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A trial court has discretion to award spousal support under MCL 552.23. There are essentially 14 key factors that the court considers in determining whether or not one is entitled to spousal support, and if so, for how much.
Here's the statute:
§ 552.23. Judgment of divorce or separate maintenance; further award of real and personal estate; transmittal of payments to department of human services; service fee; failure or refusal to pay service fee; contempt; "state disbursement unit" or "SDU" defined.
Sec. 23. (1) Upon entry of a judgment of divorce or separate maintenance, if the estate and effects awarded to either party are insufficient for the suitable support and maintenance of either party and any children of the marriage who are committed to the care and custody of either party, the court may also award to either party the part of the real and personal estate of either party and spousal support out of the real and personal estate, to be paid to either party in gross or otherwise as the court considers just and reasonable, after considering the ability of either party to pay and the character and situation of the parties, and all the other circumstances of the case.
(2) Upon certification by a county department of human services that a complainant or petitioner in a proceeding under this chapter is receiving public assistance either personally or for children of the marriage, payments received by the friend of the court or the state disbursement unit for the support and education of the children or maintenance of the party shall be transmitted to the department of human services .
(3) If the court appoints the friend of the court custodian, receiver, trustee, or escrow agent of assets owned by a husband and wife, or either of them, the court may fix the amount of the fee for such service, to be turned over to the county treasurer and credited to the general fund of the county. The court may hold in contempt a person who fails or refuses to pay a fee ordered under this subsection.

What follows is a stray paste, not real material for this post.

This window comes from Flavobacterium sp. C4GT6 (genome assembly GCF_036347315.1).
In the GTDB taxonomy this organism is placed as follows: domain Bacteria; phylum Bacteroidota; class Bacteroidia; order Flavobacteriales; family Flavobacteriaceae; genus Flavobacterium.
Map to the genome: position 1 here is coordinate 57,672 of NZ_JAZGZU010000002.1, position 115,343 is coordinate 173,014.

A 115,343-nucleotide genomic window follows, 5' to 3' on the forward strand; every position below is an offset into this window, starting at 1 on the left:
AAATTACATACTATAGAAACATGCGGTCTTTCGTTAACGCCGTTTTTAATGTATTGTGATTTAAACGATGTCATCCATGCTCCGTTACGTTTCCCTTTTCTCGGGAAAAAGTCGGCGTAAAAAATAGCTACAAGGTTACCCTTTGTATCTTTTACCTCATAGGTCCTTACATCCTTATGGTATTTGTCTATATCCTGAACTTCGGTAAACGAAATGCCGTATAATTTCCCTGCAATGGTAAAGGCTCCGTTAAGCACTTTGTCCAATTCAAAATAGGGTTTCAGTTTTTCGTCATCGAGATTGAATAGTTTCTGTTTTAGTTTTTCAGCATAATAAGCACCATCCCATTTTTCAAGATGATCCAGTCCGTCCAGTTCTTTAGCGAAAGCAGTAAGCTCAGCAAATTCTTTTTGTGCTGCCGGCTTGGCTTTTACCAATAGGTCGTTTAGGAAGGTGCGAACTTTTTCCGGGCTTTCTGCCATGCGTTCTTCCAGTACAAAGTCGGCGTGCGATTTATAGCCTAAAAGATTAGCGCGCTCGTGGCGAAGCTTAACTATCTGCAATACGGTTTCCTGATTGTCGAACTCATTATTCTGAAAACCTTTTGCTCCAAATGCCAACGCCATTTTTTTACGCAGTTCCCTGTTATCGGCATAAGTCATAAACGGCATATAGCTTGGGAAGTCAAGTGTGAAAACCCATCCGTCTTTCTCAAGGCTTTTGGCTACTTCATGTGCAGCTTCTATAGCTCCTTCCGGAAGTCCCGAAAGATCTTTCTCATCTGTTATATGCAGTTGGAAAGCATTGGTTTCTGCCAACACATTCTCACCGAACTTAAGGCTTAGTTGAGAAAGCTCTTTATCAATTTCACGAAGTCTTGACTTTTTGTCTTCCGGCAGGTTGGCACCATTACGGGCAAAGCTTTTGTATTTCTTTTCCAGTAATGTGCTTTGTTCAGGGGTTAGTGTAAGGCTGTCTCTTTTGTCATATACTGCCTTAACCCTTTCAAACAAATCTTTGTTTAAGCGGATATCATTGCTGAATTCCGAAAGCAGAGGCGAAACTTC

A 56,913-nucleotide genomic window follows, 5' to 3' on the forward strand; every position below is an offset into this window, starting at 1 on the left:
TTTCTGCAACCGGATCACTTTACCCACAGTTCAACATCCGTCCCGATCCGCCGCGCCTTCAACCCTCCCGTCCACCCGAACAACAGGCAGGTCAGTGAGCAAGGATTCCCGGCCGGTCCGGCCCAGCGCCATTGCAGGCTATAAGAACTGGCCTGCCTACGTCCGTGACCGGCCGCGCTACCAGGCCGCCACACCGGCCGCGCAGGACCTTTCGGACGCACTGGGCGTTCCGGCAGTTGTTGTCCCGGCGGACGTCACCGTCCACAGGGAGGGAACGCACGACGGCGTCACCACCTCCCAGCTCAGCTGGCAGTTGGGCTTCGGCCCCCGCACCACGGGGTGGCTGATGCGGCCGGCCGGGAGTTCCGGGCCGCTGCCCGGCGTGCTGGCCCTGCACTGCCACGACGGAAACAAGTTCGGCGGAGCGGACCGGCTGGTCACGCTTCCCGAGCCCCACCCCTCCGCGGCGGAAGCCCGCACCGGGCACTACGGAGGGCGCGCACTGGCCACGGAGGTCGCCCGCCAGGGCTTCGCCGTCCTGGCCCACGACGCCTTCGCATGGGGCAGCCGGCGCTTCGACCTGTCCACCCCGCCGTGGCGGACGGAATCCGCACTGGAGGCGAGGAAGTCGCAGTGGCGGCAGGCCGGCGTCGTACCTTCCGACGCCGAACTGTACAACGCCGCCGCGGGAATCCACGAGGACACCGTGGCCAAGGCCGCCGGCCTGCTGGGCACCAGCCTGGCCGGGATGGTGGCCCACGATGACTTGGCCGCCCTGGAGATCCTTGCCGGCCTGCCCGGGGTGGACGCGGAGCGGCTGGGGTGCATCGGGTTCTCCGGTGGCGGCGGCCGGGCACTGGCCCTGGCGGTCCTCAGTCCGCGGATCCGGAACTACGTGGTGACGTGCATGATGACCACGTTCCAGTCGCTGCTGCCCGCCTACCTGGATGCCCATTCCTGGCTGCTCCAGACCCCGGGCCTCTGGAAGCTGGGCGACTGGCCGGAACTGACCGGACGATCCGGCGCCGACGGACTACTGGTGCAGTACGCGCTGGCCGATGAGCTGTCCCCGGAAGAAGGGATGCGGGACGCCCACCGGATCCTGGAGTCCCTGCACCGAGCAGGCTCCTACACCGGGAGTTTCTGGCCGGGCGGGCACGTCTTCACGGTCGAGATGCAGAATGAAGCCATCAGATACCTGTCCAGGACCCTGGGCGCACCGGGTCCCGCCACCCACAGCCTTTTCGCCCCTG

(4) As used in this section and section 24 , "state disbursement unit" or "SDU" means the entity established in section 6 of the office of child support act, 1971 PA 174, MCL 400.236.
The case of Myland v. Myland, 2010 Mich. App. LEXIS 2243 interprets the statute as follows:
The primary purpose of spousal support is to balance the incomes and needs of the parties in a way that will not impoverish either party based on what is just and reasonable under the circumstances of the case. Among the factors to be considered are: (1) the past relations and conduct of the parties; (2) the length of the marriage; (3) the abilities of the parties to work; (4) the source and amount of property awarded to the parties; (5) the parties' ages; (6) the abilities of the parties to pay alimony; (7) the present situation of the parties; (8) the needs of the parties; (9) the parties' health; (10) the prior standard of living of the parties and whether either is responsible for the support of others; (11) contributions of the parties to the joint estate; (12) a party's fault in causing the divorce; (13) the effect of cohabitation on a party's financial status; and (14) general principles of equity. The trial court should make specific factual findings regarding the factors that are relevant to the particular case.